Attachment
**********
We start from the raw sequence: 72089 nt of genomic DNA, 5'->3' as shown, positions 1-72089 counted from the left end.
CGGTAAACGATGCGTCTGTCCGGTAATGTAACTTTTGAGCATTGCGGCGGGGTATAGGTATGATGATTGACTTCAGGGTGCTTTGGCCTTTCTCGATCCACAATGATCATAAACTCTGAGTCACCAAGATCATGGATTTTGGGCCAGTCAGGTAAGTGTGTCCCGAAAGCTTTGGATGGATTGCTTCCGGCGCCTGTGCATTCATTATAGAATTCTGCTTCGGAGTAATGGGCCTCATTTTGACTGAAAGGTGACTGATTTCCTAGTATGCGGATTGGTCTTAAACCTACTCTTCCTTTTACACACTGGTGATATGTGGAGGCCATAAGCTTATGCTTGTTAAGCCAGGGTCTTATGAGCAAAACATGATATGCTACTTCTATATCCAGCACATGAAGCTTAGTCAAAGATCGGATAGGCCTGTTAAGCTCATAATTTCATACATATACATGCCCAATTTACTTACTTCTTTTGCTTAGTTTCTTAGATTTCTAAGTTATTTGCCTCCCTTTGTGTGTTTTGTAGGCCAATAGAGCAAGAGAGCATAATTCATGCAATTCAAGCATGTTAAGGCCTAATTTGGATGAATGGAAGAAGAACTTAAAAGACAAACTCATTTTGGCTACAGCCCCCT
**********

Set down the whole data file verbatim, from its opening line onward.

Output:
We start from the raw sequence: 72089 nt of genomic DNA, 5'->3' as shown, positions 1-72089 counted from the left end.
CGGTAAACGATGCGTCTGTCCGGTAATGTAACTTTTGAGCATTGCGGCGGGGTATAGGTATGATGATTGACTTCAGGGTGCTTTGGCCTTTCTCGATCCACAATGATCATAAACTCTGAGTCACCAAGATCATGGATTTTGGGCCAGTCAGGTAAGTGTGTCCCGAAAGCTTTGGATGGATTGCTTCCGGCGCCTGTGCATTCATTATAGAATTCTGCTTCGGAGTAATGGGCCTCATTTTGACTGAAAGGTGACTGATTTCCTAGTATGCGGATTGGTCTTAAACCTACTCTTCCTTTTACACACTGGTGATATGTGGAGGCCATAAGCTTATGCTTGTTAAGCCAGGGTCTTATGAGCAAAACATGATATGCTACTTCTATATCCAGCACATGAAGCTTAGTCAAAGATCGGATAGGCCTGTTAAGCTCATAATTTCATACATATACATGCCCAATTTACTTACTTCTTTTGCTTAGTTTCTTAGATTTCTAAGTTATTTGCCTCCCTTTGTGTGTTTTGTAGGCCAATAGAGCAAGAGAGCATAATTCATGCAATTCAAGCATGTTAAGGCCTAATTTGGATGAATGGAAGAAGAACTTAAAAGACAAACTCATTTTGGCTACAGCCCCCT